UK house prices
The average price of a UK house rose by just 0.1% between June and July, said Nationwide Reuters

The rampant pace of house price growth in the UK is slowing, though the ongoing lack of housing supply remains a problem.

Nationwide said in its monthly index that the average price of a UK house hit £188,949 in July after rising by just 0.1% over the month.

This was 10.6% higher than the same month a year below, rapid growth but slower than June 2014's annual rate of 11.8%.

Slowing house price growth comes as regulators take action to curb risky behaviour in the mortgage market.

The Financial Conduct Authority (FCA) has imposed stricter affordability tests on the market, meaning lenders have to be more vigilant about the ability of borrowers to make their debt repayments, such as if interest rates rise sharply.

And the Bank of England will impose a cap on the mortgage market from October 2014. It will mean only 15% of a bank's net new mortgage lending can comprise loans worth 4.5 times or more the applicant's income.

Both of these measures are being put in place over household indebtedness concerns. The sharp rise in house prices means property buyers have to take on bigger mortgages.

The low interest rate climate, thanks to the Bank of England's record-low 0.5% base rate, has meant some households are able to afford the repayments on larger mortgages.

But when the central bank hikes rates as the UK economy strengthens, which markets currently expect to happen at some point in early 2015, it threatens to push those who stretched themselves too far financially with their mortgage into default.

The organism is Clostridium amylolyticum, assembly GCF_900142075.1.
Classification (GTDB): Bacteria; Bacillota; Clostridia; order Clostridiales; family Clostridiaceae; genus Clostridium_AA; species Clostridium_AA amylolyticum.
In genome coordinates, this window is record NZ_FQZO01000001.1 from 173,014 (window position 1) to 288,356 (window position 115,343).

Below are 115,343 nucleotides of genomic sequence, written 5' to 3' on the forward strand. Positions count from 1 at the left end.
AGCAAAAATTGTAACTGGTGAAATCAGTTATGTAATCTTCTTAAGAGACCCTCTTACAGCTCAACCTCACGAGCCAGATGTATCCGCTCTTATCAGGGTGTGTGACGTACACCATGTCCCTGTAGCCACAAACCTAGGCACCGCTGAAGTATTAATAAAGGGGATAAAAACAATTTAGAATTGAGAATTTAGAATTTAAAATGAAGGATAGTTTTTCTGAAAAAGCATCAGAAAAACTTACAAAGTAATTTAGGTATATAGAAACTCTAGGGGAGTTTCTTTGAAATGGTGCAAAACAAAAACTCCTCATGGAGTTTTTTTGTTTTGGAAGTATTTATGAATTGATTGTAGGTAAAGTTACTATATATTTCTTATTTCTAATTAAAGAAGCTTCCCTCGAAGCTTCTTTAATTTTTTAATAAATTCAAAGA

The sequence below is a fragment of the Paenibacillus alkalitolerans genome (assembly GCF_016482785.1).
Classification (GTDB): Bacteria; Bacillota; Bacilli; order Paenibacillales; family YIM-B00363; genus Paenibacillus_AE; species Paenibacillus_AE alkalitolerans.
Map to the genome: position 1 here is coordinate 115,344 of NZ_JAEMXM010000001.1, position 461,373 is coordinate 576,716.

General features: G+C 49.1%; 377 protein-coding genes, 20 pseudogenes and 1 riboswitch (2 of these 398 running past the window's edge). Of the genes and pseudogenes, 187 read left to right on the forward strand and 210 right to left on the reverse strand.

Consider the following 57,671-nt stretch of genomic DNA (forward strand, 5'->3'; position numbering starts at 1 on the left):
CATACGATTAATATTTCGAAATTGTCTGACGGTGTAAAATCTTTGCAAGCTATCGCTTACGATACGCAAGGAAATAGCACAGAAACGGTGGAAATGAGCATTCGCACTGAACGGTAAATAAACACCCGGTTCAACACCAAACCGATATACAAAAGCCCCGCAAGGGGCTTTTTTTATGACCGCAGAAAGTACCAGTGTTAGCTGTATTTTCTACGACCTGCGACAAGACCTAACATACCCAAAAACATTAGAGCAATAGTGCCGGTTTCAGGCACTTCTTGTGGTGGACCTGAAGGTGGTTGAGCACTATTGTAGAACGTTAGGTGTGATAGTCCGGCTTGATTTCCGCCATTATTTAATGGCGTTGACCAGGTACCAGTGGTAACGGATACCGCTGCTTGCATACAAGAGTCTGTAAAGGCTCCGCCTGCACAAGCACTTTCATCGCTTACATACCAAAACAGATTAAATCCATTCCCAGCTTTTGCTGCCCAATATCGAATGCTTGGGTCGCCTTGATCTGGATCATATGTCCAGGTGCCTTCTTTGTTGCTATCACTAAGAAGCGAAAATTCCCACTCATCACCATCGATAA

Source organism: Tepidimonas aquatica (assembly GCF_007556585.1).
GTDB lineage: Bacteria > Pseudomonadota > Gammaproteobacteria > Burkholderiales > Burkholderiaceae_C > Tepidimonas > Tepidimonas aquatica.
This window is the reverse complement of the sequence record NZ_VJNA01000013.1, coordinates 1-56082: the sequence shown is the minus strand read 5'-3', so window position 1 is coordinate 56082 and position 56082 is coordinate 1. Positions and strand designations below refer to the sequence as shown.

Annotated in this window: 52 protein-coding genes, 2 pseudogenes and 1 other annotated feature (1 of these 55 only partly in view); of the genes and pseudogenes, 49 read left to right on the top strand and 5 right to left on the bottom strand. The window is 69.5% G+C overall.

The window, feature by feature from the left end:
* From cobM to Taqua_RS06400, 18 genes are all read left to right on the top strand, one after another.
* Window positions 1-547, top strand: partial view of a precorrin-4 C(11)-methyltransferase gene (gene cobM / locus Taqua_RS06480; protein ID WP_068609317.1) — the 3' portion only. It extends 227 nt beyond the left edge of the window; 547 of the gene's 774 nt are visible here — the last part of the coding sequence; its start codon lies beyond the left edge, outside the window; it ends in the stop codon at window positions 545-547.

So the FCA and Bank of England have moved to ensure that people aren't able to take on mortgages at a high multiple of their incomes.

This cooled off mortgage approvals, which declined between January and May, but started rising again in June.

"With the labour market strengthening, mortgage rates expected to remain low and consumer confidence rising, activity is likely to recover in the months ahead," said Robert Gardener, chief economist at Nationwide.

"Over the longer term, the trajectory of house prices will remain crucially dependant on supply side developments.

"While there have been some encouraging signs that construction activity is picking up, the pace of home building continues to run far below most estimates of what would be required to keep up with household formation in the years ahead."

It is the rising demand and taut housing supply that is pushing up house prices. House building is running at around half the level needed to match demand.